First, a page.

Slaughter and May: 5% stake in Luminance

Slaughter and May has a 5% equity stake in machine learning-backed due diligence tool Luminance, Legal IT Insider has learned, after an early stage collaboration that saw the magic circle firm invest its lawyers’ time in helping to develop and shape the product.
The stake emerged after a rival vendor privately complained to Legal IT Insider that Luminance Technologies, which is backed by Mike Lynch’s investment vehicle Invoke Capital, is not being sufficiently transparent about Slaughter and May’s monetary interest.
Luminance described Slaughter and May as simply a “client” in a recent press release announcing Norwegian firm BA-HR as a new client win, and in much of the recent publicity surrounding Luminance, Slaughter and May is most often described as having “adopted” or “worked with” the solution.
Legal IT Insider has spoken to one CIO of a top 50 law firm that Luminance gave a demonstration to who said the investment was made clear. However, a partner we spoke to who was involved in a Luminance pitch at a firm that has since become a client, was unaware of Slaughter and May’s stake in the business.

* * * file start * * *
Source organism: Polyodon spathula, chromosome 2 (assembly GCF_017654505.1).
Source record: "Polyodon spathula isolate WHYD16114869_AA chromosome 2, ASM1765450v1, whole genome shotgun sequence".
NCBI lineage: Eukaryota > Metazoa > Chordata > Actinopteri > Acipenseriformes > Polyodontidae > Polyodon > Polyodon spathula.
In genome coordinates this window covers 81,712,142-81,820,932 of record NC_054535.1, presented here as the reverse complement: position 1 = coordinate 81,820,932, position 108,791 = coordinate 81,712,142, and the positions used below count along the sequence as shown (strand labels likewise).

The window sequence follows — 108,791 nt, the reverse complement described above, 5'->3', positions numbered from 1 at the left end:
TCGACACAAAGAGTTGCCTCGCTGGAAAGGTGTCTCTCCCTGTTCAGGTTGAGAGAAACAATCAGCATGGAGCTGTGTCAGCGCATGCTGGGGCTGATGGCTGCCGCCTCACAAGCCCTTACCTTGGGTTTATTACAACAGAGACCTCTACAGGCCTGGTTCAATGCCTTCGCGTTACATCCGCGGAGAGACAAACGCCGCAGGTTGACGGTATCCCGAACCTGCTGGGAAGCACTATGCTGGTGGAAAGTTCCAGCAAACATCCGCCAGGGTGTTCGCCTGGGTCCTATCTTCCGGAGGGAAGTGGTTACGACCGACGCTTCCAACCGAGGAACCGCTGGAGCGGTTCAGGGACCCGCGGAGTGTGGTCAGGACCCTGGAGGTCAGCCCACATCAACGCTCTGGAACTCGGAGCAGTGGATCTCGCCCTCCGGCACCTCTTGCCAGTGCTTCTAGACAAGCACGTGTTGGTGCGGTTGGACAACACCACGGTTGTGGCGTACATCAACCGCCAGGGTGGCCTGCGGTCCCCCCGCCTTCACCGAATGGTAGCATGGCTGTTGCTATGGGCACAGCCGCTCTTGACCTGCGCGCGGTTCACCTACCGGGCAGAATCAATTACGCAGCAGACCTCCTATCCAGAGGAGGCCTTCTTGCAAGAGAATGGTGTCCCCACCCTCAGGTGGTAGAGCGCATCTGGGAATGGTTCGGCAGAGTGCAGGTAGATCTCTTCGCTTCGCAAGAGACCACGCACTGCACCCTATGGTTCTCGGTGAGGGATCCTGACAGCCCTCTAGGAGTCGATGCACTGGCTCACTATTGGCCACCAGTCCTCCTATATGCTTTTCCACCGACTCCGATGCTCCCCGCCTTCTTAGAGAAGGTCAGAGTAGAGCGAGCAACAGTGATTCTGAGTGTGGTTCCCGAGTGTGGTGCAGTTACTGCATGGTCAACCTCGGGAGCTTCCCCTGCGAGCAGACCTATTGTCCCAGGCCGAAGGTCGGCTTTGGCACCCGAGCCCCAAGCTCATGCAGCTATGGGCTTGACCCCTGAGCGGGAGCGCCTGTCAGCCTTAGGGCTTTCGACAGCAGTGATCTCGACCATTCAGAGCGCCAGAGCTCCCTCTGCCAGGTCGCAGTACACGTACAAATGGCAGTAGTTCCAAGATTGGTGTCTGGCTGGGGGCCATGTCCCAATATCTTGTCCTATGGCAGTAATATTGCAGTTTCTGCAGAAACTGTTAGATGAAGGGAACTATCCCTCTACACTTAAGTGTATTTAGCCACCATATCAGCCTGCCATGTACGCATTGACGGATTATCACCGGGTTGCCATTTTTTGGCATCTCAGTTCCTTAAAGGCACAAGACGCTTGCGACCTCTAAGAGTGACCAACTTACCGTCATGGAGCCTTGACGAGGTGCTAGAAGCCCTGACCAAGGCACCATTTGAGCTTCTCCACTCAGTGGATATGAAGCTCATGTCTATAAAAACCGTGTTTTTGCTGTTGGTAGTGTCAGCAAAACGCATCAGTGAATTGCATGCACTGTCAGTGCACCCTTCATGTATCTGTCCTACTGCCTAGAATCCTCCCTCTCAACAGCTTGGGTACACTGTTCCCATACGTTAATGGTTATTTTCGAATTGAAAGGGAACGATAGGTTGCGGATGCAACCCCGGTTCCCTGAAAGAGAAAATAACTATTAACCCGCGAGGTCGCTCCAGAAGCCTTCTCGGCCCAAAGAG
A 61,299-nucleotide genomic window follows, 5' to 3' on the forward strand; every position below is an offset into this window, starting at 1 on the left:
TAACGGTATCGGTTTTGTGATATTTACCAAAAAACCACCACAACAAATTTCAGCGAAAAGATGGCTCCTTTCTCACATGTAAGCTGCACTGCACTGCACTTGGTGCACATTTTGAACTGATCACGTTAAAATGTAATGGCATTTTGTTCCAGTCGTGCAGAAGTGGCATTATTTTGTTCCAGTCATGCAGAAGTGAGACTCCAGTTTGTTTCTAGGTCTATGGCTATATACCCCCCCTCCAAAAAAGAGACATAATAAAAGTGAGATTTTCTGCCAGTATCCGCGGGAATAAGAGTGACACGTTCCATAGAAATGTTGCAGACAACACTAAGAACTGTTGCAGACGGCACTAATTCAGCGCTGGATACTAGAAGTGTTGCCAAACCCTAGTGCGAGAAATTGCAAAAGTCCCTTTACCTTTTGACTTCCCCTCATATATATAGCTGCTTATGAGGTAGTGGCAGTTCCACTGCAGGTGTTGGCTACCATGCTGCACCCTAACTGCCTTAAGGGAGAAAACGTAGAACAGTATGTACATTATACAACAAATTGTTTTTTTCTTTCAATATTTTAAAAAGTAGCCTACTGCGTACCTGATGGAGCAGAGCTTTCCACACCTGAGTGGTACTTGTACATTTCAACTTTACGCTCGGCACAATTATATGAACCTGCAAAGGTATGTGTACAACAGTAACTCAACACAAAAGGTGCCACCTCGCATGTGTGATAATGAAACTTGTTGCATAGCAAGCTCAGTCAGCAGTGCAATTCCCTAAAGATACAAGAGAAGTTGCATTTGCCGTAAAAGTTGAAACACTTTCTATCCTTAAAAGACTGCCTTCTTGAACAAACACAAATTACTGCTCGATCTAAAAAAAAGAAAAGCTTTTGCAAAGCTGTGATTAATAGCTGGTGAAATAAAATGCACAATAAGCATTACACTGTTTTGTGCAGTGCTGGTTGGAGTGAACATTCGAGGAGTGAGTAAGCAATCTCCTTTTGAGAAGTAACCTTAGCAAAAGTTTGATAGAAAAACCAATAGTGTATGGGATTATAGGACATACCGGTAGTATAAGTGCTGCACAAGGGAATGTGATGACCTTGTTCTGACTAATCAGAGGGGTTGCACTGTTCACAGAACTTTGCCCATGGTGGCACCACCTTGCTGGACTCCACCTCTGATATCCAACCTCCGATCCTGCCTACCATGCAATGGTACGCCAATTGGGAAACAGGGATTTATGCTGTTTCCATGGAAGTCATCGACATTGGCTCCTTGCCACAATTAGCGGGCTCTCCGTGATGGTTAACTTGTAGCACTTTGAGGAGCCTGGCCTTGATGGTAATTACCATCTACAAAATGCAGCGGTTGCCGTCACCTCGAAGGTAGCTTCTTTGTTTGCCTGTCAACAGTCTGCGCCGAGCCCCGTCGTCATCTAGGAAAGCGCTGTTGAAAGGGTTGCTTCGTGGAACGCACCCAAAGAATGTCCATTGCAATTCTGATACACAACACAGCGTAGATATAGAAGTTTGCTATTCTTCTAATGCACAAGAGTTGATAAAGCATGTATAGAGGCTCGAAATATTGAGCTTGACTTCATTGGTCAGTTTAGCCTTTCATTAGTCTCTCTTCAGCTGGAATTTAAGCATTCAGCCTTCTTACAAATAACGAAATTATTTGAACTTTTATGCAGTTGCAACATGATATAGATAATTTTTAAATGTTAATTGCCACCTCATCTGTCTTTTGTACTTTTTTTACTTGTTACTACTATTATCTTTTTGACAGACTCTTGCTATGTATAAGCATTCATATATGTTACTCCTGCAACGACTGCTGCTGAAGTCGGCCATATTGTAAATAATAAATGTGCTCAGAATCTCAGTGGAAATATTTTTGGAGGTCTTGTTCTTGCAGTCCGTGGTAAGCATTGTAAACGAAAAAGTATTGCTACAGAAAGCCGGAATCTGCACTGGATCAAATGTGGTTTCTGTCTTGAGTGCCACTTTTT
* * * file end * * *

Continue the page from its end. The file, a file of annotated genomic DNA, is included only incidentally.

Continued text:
A spokesperson for Luminance said: “Luminance is very proud that Slaughter & May has a stake in the company, and has not hidden this fact from potential customers. This information is publicly available in Companies House.”
A spokesperson for Slaughter and May, which is also often described in public material as having ‘collaborated’ with Luminance, said: “Slaughter and May has invested substantial amount of intellectual capital into Luminance and has played a major part in its creation and development. In return, the firm’s partners have been given a small equity stake in Luminance Technologies Limited, the company which owns the Luminance software. We are always open about this, whether in reference calls with potential purchasers of Luminance or in more formal written documentation.”
While Slaughter and May will use ad hoc technology as directed by clients, as a result of its investment in Luminance, it will not habitually use rival due diligence analysis software tools such as RAVN Systems or Kira Systems.
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